Tokyo, Japan (CNN) -- If more women worked, Japan could add millions of employees to its rapidly shrinking workforce, a government study released Tuesday said. The key is better pay and a more flexible work culture.
If women did not quit their jobs due to marriage or childbirth, the report says, Japan's workforce would increase by up to 4.5 million people. Female workers numbered 27.7 million in the Japanese workforce in 2009, compared to 38.4 million men.
The annual document analyzes the role of women in the Japanese economy and, this year, urges more flexibility so women can maintain careers and raise children.
There is a significant drop in the number of women working in their 30s, according to the report. Pay may be one of the reasons.
Total compensation for women equals about 40 percent of what men make in Japan, the government said. Hourly wages for women are about 70 percent of that for their male counterparts.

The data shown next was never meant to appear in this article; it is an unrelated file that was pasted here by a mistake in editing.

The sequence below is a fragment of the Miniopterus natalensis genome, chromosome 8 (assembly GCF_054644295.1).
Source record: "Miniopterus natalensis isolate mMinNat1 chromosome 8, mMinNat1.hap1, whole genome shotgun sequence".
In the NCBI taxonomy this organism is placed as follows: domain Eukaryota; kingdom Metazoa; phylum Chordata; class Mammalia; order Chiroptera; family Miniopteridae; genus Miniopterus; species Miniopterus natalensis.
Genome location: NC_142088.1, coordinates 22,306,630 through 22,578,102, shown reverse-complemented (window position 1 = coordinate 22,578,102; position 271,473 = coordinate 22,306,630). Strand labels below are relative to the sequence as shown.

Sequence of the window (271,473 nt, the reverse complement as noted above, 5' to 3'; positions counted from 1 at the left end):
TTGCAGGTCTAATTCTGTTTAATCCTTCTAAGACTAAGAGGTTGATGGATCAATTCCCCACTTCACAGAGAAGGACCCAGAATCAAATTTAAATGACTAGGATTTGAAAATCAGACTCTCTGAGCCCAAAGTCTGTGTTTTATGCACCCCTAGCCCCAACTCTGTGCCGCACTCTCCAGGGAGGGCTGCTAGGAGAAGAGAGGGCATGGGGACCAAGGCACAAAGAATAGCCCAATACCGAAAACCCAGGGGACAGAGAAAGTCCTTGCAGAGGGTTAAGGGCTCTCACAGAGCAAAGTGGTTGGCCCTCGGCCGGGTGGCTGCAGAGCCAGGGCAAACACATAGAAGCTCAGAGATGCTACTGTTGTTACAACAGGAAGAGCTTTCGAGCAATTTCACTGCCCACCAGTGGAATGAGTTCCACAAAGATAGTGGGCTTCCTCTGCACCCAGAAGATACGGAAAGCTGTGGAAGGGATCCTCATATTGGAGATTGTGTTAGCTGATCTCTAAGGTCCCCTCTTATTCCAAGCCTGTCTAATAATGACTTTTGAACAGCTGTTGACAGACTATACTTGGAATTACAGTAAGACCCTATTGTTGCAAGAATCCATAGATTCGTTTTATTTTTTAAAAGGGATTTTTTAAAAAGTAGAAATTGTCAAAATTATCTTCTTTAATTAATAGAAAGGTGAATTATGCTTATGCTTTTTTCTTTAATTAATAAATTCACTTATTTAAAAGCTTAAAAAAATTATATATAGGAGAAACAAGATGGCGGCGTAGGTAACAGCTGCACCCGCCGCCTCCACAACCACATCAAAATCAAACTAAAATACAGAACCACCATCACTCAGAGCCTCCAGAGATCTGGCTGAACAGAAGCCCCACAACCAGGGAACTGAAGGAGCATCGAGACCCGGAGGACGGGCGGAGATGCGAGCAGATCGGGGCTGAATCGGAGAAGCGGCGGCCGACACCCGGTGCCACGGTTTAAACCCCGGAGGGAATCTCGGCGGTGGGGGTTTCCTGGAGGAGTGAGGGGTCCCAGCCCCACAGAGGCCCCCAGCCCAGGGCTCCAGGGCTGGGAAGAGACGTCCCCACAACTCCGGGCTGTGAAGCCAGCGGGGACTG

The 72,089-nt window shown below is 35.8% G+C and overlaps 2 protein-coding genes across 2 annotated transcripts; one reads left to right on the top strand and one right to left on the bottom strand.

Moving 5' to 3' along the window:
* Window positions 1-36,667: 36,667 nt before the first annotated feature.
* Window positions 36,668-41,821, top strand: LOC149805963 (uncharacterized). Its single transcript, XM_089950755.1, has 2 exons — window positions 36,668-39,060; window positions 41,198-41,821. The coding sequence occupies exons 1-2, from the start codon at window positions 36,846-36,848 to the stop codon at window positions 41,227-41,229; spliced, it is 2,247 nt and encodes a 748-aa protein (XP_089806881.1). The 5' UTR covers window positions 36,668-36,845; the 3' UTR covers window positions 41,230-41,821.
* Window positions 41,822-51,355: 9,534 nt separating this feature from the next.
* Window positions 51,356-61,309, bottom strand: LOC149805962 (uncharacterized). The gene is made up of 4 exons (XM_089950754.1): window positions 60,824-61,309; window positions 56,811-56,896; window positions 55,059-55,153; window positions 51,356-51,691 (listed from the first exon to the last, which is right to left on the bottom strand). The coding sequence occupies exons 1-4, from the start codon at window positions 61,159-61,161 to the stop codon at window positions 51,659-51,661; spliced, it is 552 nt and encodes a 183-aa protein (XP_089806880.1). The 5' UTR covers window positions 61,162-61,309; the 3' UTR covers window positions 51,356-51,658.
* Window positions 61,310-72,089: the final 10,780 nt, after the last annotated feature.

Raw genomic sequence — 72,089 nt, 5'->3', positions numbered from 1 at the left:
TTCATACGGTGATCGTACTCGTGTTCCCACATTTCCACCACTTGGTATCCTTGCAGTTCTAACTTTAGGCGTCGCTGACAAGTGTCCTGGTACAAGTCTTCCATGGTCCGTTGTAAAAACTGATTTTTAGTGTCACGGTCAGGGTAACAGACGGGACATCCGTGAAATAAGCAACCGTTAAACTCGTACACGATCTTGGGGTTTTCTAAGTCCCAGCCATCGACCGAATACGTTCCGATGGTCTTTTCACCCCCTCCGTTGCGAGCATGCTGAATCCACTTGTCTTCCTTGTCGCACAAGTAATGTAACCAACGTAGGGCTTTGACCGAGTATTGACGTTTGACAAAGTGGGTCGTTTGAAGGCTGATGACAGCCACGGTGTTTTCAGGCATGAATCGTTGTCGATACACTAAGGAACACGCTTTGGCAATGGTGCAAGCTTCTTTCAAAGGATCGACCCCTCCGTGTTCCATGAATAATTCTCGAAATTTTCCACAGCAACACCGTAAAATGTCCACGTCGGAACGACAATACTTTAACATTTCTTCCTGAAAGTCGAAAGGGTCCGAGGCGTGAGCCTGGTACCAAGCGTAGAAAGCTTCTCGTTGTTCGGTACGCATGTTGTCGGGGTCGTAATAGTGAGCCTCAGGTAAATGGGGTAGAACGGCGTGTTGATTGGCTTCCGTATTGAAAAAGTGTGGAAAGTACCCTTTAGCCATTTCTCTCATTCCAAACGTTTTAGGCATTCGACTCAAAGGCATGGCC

Although Japan has world's second largest economy, it also has the world's fastest aging population and one of the lowest birthrates on the planet. By 2050, the government estimates 40 percent of Japan's population will be over the age of 65.
The numbers represent a shrinking tax base for the Japanese economy -- one that has the world's largest debt to gross-domestic-product ratio, at nearly 200 percent. Paying that debt off will be an increasing challenge for Tokyo, if the number of taxpayers dwindles every year.